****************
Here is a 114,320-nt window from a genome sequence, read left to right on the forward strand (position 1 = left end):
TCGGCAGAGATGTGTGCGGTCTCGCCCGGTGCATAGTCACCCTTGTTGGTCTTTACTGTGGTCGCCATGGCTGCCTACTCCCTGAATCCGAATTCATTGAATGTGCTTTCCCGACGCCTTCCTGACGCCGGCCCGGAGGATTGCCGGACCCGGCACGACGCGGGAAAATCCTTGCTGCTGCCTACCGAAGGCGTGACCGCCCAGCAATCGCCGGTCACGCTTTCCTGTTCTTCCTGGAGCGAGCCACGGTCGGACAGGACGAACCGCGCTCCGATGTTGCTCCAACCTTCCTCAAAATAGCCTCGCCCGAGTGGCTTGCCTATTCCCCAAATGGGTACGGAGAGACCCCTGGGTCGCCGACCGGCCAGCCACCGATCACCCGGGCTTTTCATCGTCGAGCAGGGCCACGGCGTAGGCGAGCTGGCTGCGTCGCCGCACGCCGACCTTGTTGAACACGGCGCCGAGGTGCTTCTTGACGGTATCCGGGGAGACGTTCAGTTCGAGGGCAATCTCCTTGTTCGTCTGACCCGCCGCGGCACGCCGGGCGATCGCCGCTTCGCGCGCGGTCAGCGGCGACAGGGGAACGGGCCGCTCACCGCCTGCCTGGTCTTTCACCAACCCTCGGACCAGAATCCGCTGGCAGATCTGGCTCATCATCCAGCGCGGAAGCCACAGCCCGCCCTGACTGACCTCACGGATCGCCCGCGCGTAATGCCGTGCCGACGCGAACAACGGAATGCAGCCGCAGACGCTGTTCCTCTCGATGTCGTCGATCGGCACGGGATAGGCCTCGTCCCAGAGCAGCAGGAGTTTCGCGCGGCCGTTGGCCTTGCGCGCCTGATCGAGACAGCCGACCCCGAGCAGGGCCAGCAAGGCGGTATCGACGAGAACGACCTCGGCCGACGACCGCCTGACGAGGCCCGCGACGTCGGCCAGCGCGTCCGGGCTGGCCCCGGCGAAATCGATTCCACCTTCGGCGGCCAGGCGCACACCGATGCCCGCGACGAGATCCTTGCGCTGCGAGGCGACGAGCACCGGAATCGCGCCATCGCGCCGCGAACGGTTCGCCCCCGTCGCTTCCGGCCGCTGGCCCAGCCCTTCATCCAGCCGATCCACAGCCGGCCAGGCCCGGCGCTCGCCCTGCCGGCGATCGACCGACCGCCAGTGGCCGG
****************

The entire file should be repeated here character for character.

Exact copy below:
Here is a 114,320-nt window from a genome sequence, read left to right on the forward strand (position 1 = left end):
TCGGCAGAGATGTGTGCGGTCTCGCCCGGTGCATAGTCACCCTTGTTGGTCTTTACTGTGGTCGCCATGGCTGCCTACTCCCTGAATCCGAATTCATTGAATGTGCTTTCCCGACGCCTTCCTGACGCCGGCCCGGAGGATTGCCGGACCCGGCACGACGCGGGAAAATCCTTGCTGCTGCCTACCGAAGGCGTGACCGCCCAGCAATCGCCGGTCACGCTTTCCTGTTCTTCCTGGAGCGAGCCACGGTCGGACAGGACGAACCGCGCTCCGATGTTGCTCCAACCTTCCTCAAAATAGCCTCGCCCGAGTGGCTTGCCTATTCCCCAAATGGGTACGGAGAGACCCCTGGGTCGCCGACCGGCCAGCCACCGATCACCCGGGCTTTTCATCGTCGAGCAGGGCCACGGCGTAGGCGAGCTGGCTGCGTCGCCGCACGCCGACCTTGTTGAACACGGCGCCGAGGTGCTTCTTGACGGTATCCGGGGAGACGTTCAGTTCGAGGGCAATCTCCTTGTTCGTCTGACCCGCCGCGGCACGCCGGGCGATCGCCGCTTCGCGCGCGGTCAGCGGCGACAGGGGAACGGGCCGCTCACCGCCTGCCTGGTCTTTCACCAACCCTCGGACCAGAATCCGCTGGCAGATCTGGCTCATCATCCAGCGCGGAAGCCACAGCCCGCCCTGACTGACCTCACGGATCGCCCGCGCGTAATGCCGTGCCGACGCGAACAACGGAATGCAGCCGCAGACGCTGTTCCTCTCGATGTCGTCGATCGGCACGGGATAGGCCTCGTCCCAGAGCAGCAGGAGTTTCGCGCGGCCGTTGGCCTTGCGCGCCTGATCGAGACAGCCGACCCCGAGCAGGGCCAGCAAGGCGGTATCGACGAGAACGACCTCGGCCGACGACCGCCTGACGAGGCCCGCGACGTCGGCCAGCGCGTCCGGGCTGGCCCCGGCGAAATCGATTCCACCTTCGGCGGCCAGGCGCACACCGATGCCCGCGACGAGATCCTTGCGCTGCGAGGCGACGAGCACCGGAATCGCGCCATCGCGCCGCGAACGGTTCGCCCCCGTCGCTTCCGGCCGCTGGCCCAGCCCTTCATCCAGCCGATCCACAGCCGGCCAGGCCCGGCGCTCGCCCTGCCGGCGATCGACCGACCGCCAGTGGCCGG